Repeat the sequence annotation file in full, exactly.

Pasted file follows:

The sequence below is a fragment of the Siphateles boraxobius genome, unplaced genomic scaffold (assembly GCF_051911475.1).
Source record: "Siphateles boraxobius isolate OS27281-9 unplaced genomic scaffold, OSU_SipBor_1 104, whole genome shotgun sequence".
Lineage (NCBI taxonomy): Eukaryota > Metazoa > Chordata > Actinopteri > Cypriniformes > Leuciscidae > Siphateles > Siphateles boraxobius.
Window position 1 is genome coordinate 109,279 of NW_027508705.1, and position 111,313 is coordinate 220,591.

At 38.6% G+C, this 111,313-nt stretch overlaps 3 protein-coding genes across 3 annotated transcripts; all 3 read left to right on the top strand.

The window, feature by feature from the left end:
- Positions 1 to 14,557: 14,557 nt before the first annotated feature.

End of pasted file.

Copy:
The sequence below is a fragment of the Siphateles boraxobius genome, unplaced genomic scaffold (assembly GCF_051911475.1).
Source record: "Siphateles boraxobius isolate OS27281-9 unplaced genomic scaffold, OSU_SipBor_1 104, whole genome shotgun sequence".
Lineage (NCBI taxonomy): Eukaryota > Metazoa > Chordata > Actinopteri > Cypriniformes > Leuciscidae > Siphateles > Siphateles boraxobius.
Window position 1 is genome coordinate 109,279 of NW_027508705.1, and position 111,313 is coordinate 220,591.

At 38.6% G+C, this 111,313-nt stretch overlaps 3 protein-coding genes across 3 annotated transcripts; all 3 read left to right on the top strand.

The window, feature by feature from the left end:
- Positions 1 to 14,557: 14,557 nt before the first annotated feature.